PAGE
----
This study aims to identify the perception of maternal self-efficacy among 95 Kuwaiti mothers of children with Developmental Disabilities (DD) to determine the differences in perception of maternal self-efficacy variables among the mothers based on demographic variables: Child’s age, Gender, Type of disability, Leisure time, and Mother’s age. A survey was conducted using Kandari’s (2005, Unpublished doctoral dissertation, Simmons College, Boston) Arabic version of the Caregiving Self-Efficacy Scale. The mothers were selected from different special education settings in Kuwait. They had 33 children with Intellectual Developmental Disabilities (IDD), 41 with Down Syndrome, and 21 with autistic disorder. The children included both males and females, and ranged between the ages of 6 and 15. The findings showed that (1) mothers of children with DD did not differ in their beliefs about aspects of maternal self-efficacy according to the Child’s age, Child’s gender, and the Mother’s age; (2) mothers of children with IDD, when compared to other mothers, had negative beliefs of all aspects of maternal self-efficacy; (3) mothers of children who did not attend a respite facility for an afternoon had negative beliefs of all aspects of maternal selfefficacy except for the child’s behavioral management; and (4) all mothers’ groups had negative beliefs about their ability to control their child’s behavior and their own emotions. Implications are discussed to provide services for mothers to help them develop their adaptive skills and meet their children’s needs, as well as their own.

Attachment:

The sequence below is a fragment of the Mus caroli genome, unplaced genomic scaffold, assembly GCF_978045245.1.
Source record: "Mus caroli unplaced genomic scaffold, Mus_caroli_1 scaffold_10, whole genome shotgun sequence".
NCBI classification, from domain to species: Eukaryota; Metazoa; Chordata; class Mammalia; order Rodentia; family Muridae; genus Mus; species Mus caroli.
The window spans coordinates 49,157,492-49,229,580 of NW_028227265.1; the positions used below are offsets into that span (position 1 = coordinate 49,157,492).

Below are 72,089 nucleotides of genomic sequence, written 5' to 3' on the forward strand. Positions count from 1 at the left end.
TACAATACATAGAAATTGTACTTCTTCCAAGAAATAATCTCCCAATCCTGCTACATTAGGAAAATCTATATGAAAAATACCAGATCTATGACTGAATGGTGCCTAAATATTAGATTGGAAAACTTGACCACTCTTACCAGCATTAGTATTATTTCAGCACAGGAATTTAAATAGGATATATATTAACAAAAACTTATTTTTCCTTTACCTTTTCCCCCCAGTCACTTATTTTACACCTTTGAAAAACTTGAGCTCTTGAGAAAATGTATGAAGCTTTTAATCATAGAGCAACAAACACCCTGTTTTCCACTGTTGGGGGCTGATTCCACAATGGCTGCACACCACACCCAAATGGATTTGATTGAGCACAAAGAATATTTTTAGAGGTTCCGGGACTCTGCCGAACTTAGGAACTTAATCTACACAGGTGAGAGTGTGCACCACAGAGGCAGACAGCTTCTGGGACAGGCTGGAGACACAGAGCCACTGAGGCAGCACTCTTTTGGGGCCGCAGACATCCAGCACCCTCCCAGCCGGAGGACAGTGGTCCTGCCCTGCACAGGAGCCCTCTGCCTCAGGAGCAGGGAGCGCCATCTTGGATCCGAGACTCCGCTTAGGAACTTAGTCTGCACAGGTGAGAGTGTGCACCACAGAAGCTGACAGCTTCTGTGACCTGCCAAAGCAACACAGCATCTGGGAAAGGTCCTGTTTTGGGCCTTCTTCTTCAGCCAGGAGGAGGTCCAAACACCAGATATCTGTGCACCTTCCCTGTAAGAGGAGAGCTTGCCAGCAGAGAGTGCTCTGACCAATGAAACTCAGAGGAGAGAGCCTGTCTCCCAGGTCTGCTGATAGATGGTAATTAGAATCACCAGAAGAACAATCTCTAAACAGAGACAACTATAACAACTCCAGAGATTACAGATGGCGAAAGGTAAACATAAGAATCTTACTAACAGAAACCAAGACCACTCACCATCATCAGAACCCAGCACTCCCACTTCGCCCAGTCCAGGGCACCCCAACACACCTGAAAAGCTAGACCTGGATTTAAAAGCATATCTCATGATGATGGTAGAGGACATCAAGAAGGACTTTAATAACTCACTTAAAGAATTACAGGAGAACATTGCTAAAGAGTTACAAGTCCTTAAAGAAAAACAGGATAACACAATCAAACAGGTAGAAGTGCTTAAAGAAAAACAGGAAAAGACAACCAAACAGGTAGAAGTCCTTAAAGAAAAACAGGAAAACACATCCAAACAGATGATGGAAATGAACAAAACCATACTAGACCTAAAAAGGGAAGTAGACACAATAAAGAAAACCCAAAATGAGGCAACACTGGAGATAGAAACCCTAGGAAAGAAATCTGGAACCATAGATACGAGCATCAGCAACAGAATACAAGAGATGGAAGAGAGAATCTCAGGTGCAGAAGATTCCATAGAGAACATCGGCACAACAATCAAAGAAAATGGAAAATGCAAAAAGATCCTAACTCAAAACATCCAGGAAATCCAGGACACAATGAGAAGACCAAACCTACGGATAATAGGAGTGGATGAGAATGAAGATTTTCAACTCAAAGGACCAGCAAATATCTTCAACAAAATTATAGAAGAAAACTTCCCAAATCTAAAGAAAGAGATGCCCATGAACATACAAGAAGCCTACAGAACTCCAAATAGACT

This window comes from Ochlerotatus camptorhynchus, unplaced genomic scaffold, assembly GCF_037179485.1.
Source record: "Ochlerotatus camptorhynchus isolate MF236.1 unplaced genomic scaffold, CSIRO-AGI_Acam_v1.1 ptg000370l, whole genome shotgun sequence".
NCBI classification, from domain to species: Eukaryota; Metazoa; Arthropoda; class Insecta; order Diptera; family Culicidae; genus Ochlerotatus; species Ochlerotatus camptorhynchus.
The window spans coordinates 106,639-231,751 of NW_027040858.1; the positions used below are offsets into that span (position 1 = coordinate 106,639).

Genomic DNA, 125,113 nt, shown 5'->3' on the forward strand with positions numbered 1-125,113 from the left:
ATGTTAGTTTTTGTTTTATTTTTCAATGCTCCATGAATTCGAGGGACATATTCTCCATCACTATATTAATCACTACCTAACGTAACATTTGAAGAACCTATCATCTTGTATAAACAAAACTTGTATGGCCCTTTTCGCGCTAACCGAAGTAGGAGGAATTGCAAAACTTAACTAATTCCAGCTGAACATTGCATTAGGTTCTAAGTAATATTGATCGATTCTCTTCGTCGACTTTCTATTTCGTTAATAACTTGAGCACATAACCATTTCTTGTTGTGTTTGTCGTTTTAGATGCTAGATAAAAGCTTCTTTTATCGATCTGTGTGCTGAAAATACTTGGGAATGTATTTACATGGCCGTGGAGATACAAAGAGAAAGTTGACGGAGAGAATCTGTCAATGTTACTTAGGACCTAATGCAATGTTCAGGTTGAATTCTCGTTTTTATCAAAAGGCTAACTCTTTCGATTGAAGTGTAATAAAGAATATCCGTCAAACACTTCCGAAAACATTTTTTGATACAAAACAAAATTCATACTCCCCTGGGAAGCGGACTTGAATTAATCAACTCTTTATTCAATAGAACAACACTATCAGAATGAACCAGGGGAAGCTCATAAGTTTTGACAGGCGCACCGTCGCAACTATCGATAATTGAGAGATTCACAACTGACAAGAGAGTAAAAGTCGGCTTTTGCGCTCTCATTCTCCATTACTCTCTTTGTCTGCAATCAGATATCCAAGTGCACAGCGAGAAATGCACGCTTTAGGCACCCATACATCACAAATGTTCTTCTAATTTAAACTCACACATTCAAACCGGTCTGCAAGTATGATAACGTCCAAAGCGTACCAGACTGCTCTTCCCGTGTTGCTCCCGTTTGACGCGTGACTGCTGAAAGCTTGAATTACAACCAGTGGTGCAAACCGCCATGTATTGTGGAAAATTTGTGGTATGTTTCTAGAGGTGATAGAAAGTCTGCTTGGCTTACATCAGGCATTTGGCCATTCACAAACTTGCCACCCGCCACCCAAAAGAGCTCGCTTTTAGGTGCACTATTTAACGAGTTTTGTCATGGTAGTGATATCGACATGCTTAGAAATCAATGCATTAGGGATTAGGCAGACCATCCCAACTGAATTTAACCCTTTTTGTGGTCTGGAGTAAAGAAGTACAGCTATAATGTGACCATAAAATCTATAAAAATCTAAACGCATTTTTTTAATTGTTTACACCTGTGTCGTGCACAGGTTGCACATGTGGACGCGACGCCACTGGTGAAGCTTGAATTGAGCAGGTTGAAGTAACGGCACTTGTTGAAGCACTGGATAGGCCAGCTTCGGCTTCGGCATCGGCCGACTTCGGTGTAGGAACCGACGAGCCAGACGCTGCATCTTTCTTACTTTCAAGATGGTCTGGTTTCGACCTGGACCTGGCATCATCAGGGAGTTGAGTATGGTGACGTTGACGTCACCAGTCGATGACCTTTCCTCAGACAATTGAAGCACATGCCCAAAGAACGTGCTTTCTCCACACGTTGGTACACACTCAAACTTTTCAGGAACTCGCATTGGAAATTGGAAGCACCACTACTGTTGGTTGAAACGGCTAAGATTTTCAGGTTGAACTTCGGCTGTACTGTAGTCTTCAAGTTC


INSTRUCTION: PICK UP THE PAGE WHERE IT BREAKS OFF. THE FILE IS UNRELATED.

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Al-Kandari, H.Y., Al-Qashan, H. Maternal Self-Efficacy of Mothers of Children with Intellectual Developmental Disabilities, Down Syndrome, and Autism in Kuwait. Child Adolesc Soc Work J 27, 21–39 (2010). https://doi.org/10.1007/s10560-009-0189-6